Joseph Sydney Hallam
1898 - 1953
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Joseph Sydney Hallam was born in 1898 in Manchester, England and immigrated to Canada with his family at the age of 12. He studied art at the Hamilton Technical School and Toronto Central Technical School. He took evening classes in anatomy at the Ontario College of Art under J.W. Beatty and private figure classes under Varley. He taught ‘costume figure’ in the evenings at the Ontario College of Art from 1940-1945.
Hallam considered himself first and foremost an illustrator in advertising and made his mark in this field. He joined Sampson-Matthews Limited around 1921, where he did posters, displays, and illustrations. In 1925 he won first prize in an international non-sectarian church poster competition. The competition was conducted by the Poster Advertising Association, Chicago, U.S.A., and involved the reproduction of his winning work on billboards throughout North America.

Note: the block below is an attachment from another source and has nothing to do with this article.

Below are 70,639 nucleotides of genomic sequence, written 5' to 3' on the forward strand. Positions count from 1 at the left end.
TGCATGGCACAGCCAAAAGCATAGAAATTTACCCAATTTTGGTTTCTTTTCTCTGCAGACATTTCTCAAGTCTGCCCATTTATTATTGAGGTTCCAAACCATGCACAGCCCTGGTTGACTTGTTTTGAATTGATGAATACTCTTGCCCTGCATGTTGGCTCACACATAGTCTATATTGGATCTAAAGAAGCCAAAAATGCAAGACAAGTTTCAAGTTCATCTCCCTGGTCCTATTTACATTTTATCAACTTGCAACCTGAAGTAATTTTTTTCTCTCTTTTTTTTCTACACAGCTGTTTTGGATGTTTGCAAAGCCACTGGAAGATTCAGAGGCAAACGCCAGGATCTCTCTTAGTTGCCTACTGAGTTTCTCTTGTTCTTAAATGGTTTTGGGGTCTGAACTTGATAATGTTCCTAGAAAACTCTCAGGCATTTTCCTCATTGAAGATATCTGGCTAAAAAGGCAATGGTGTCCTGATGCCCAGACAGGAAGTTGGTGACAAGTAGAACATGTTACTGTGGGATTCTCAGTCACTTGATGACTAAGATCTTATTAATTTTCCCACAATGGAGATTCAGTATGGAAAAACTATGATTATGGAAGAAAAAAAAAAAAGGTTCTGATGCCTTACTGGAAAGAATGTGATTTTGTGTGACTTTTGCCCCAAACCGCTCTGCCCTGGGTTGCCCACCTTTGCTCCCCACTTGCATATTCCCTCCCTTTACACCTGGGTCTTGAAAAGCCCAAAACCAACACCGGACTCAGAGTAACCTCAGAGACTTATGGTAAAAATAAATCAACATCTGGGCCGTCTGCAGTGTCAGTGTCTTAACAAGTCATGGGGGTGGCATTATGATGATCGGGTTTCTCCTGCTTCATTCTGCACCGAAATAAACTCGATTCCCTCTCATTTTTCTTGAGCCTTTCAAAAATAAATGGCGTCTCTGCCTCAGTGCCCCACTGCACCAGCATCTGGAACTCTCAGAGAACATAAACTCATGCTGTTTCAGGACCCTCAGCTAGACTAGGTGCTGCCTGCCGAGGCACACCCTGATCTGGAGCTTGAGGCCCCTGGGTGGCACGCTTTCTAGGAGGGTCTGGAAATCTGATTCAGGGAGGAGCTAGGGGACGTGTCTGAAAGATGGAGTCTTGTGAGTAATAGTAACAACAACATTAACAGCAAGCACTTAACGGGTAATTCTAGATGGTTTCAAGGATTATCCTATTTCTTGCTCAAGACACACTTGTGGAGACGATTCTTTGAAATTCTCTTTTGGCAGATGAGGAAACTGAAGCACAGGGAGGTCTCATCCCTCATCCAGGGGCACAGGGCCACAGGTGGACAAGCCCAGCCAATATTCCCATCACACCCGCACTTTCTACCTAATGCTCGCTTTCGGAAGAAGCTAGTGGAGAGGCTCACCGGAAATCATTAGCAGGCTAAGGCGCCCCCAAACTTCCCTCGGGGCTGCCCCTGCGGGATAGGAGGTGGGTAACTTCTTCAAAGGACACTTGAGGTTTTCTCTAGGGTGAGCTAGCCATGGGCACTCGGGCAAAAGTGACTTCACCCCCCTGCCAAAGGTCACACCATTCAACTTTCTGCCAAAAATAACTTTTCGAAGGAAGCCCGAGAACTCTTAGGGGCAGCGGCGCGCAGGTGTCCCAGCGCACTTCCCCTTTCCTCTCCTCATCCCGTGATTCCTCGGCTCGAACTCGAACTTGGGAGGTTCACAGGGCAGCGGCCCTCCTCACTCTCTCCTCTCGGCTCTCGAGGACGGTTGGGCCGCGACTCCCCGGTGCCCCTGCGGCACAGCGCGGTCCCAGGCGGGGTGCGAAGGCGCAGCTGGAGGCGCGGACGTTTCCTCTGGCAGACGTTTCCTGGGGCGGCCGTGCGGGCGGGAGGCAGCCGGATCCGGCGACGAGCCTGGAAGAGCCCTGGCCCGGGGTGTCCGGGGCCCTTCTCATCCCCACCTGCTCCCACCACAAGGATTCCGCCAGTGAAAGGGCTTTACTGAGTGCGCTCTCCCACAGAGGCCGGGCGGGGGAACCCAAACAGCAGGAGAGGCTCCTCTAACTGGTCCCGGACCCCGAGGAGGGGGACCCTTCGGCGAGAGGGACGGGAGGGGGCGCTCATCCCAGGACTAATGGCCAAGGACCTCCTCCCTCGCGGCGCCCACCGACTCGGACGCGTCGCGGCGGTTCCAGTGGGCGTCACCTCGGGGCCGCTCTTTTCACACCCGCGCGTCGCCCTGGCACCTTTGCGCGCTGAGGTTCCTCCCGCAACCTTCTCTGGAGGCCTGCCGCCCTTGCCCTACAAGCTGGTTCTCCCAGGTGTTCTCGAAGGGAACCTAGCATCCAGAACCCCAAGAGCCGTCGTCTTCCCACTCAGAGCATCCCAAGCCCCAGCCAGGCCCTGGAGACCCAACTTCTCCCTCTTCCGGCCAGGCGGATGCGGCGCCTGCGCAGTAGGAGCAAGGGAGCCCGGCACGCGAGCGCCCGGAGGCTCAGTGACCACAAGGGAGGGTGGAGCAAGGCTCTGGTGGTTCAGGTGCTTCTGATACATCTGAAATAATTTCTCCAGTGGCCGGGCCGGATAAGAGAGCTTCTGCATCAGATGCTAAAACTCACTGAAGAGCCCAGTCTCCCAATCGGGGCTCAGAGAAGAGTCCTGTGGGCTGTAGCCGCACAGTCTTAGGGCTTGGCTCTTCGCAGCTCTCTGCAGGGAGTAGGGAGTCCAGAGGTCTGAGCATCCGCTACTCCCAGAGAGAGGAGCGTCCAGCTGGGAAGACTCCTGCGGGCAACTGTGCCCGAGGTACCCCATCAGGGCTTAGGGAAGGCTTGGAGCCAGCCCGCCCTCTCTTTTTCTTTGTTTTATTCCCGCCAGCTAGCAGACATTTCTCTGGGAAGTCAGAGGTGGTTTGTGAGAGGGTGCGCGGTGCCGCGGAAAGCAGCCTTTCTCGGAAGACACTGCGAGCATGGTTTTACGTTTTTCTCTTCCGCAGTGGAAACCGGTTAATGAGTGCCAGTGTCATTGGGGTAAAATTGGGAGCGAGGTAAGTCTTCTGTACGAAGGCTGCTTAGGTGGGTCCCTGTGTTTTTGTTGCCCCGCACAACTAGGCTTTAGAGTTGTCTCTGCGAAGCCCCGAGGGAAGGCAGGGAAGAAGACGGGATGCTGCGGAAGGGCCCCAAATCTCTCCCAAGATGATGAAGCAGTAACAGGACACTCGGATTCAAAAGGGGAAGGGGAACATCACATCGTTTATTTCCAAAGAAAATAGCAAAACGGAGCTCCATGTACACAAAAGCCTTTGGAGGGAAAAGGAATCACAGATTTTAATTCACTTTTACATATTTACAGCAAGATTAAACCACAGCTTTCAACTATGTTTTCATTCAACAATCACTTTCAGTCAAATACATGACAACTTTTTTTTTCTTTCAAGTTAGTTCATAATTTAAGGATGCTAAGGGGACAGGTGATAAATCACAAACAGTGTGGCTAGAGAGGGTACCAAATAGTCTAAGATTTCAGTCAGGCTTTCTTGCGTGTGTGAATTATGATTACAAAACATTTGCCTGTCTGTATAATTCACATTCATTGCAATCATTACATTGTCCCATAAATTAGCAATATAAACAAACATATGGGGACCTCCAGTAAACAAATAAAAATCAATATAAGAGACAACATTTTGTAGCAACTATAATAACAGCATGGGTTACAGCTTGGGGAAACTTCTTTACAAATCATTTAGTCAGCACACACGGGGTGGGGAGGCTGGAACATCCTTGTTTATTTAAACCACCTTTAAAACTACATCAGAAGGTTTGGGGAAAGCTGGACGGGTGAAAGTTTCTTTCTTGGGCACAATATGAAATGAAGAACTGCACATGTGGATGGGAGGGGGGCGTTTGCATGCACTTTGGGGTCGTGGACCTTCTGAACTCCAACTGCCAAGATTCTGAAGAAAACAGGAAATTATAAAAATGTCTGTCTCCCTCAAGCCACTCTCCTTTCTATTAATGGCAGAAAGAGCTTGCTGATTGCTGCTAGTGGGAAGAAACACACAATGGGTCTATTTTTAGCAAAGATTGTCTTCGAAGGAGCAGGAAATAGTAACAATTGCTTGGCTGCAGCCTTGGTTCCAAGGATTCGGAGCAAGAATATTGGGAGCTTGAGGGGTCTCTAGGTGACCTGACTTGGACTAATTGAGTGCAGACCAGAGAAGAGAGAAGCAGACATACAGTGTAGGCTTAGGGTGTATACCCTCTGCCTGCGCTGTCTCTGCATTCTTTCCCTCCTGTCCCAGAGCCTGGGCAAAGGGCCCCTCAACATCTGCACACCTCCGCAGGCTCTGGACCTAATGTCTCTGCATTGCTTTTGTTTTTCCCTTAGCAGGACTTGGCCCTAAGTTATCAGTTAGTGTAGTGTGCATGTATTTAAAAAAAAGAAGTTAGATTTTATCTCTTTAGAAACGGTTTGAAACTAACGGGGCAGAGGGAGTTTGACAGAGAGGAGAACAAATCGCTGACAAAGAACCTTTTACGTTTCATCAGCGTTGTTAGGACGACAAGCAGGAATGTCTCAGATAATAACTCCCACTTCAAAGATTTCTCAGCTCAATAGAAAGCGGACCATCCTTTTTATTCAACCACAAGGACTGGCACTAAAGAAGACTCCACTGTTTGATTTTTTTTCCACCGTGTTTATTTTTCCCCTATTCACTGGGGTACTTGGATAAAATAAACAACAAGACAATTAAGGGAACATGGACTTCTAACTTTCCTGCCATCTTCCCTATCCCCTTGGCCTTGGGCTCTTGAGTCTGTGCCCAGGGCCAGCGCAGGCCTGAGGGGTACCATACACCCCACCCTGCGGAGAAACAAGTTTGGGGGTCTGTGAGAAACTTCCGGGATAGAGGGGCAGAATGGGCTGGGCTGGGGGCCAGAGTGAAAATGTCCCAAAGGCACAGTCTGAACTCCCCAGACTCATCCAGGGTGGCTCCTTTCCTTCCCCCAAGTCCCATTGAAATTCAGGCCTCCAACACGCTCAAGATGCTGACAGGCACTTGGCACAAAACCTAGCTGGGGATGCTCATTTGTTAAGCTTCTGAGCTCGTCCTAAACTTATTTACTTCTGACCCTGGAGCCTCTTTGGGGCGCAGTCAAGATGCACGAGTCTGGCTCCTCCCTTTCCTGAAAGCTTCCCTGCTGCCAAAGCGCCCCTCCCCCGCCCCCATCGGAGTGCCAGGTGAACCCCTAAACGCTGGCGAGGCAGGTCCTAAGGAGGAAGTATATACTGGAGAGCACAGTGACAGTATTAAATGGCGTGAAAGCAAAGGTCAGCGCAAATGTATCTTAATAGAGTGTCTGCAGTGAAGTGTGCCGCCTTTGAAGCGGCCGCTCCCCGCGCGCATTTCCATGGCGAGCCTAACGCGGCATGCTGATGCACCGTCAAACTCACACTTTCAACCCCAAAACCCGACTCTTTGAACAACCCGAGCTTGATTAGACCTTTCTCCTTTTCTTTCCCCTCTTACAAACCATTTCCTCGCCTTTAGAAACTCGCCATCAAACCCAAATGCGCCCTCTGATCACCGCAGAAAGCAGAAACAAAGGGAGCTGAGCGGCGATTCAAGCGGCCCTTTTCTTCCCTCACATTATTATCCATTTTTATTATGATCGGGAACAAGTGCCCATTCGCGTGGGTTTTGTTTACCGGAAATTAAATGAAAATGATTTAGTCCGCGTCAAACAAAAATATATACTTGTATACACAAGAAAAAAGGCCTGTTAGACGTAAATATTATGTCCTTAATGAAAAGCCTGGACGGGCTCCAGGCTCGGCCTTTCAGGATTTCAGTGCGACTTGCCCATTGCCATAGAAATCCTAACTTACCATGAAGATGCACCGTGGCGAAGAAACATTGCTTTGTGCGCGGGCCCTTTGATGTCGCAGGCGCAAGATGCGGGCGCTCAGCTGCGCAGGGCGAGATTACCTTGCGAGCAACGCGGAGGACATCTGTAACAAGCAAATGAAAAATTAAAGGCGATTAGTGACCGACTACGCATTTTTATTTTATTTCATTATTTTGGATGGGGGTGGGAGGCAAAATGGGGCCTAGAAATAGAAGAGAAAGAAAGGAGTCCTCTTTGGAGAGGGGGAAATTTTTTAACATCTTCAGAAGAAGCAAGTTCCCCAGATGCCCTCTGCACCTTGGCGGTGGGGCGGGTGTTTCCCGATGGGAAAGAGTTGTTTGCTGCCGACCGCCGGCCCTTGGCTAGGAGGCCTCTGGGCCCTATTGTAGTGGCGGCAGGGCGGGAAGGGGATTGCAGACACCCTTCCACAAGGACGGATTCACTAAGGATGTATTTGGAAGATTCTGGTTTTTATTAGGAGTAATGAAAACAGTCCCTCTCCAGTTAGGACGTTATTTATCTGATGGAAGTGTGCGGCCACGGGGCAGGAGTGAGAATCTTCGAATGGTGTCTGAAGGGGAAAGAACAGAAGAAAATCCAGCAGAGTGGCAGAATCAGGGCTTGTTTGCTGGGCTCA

Hallam sketched often with Franklin Carmichael, with whom he worked at Sampson-Matthews. His work was reproduced by Sampson-Matthews in 1943 as part of the National Gallery’s plan to furnish scenes of Canada for Canadian armed forces throughout the world.
Hallam’s exhibitions included the Canadian National Exhibition in the 1930s, the Canadian Society of Painters in Water Colour from 1930 to 1936, a solo show at the Laing Galleries, Toronto in 1951, at the Roberts Gallery in 1958 and the Art Gallery of Windsor in 1961.
Hallam won the J.W.L. Forster Award in 1947 and the Art Directors Club Medal in 1950. He was a member of the Royal Canadian Academy (ARCA–1943, RCA–1950), the Ontario Society of Artists (Member–1932, President–1948), and the Arts and Letters Club, Toronto (1935).
Hallam’s work is found in numerous public collections including The National Gallery of Canada (RCA Diploma Collection), the collection of Her Majesty Queen Elizabeth II, the late Pope Pius XII, the Art Gallery of Ontario and the Public Library and Art Museum in London, Ontario.